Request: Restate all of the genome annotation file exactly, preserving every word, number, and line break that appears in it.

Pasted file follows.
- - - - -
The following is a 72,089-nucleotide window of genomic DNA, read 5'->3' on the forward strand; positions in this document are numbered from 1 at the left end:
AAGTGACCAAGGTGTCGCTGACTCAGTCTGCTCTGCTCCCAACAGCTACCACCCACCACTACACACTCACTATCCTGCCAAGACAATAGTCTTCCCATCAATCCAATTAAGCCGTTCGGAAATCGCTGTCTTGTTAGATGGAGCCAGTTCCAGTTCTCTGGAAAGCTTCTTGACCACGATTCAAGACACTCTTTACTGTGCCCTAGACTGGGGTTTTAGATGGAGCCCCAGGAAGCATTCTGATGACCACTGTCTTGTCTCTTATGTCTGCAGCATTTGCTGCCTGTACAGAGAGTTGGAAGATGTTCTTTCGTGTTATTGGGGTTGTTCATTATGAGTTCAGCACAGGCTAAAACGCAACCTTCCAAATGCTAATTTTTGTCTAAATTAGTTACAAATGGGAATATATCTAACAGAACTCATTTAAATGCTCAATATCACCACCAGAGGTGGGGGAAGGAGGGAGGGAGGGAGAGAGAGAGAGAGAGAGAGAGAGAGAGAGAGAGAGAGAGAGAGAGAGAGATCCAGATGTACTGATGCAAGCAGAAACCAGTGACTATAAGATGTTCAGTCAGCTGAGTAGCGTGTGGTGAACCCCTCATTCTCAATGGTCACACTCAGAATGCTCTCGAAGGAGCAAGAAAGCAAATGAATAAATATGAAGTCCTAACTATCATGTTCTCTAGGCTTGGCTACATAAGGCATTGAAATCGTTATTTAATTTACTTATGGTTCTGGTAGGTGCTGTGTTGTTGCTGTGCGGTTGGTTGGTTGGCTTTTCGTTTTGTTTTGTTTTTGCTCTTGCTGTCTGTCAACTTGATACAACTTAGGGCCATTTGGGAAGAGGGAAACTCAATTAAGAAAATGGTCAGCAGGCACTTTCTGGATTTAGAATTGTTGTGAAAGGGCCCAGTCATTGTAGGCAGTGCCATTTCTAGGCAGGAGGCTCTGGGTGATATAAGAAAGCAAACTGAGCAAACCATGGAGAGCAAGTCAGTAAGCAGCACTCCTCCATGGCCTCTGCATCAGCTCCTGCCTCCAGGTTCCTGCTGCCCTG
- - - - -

The following is a 72,089-nucleotide window of genomic DNA, read 5'->3' on the forward strand; positions in this document are numbered from 1 at the left end:
AAGTGACCAAGGTGTCGCTGACTCAGTCTGCTCTGCTCCCAACAGCTACCACCCACCACTACACACTCACTATCCTGCCAAGACAATAGTCTTCCCATCAATCCAATTAAGCCGTTCGGAAATCGCTGTCTTGTTAGATGGAGCCAGTTCCAGTTCTCTGGAAAGCTTCTTGACCACGATTCAAGACACTCTTTACTGTGCCCTAGACTGGGGTTTTAGATGGAGCCCCAGGAAGCATTCTGATGACCACTGTCTTGTCTCTTATGTCTGCAGCATTTGCTGCCTGTACAGAGAGTTGGAAGATGTTCTTTCGTGTTATTGGGGTTGTTCATTATGAGTTCAGCACAGGCTAAAACGCAACCTTCCAAATGCTAATTTTTGTCTAAATTAGTTACAAATGGGAATATATCTAACAGAACTCATTTAAATGCTCAATATCACCACCAGAGGTGGGGGAAGGAGGGAGGGAGGGAGAGAGAGAGAGAGAGAGAGAGAGAGAGAGAGAGAGAGAGAGAGAGAGAGATCCAGATGTACTGATGCAAGCAGAAACCAGTGACTATAAGATGTTCAGTCAGCTGAGTAGCGTGTGGTGAACCCCTCATTCTCAATGGTCACACTCAGAATGCTCTCGAAGGAGCAAGAAAGCAAATGAATAAATATGAAGTCCTAACTATCATGTTCTCTAGGCTTGGCTACATAAGGCATTGAAATCGTTATTTAATTTACTTATGGTTCTGGTAGGTGCTGTGTTGTTGCTGTGCGGTTGGTTGGTTGGCTTTTCGTTTTGTTTTGTTTTTGCTCTTGCTGTCTGTCAACTTGATACAACTTAGGGCCATTTGGGAAGAGGGAAACTCAATTAAGAAAATGGTCAGCAGGCACTTTCTGGATTTAGAATTGTTGTGAAAGGGCCCAGTCATTGTAGGCAGTGCCATTTCTAGGCAGGAGGCTCTGGGTGATATAAGAAAGCAAACTGAGCAAACCATGGAGAGCAAGTCAGTAAGCAGCACTCCTCCATGGCCTCTGCATCAGCTCCTGCCTCCAGGTTCCTGCTGCCCTG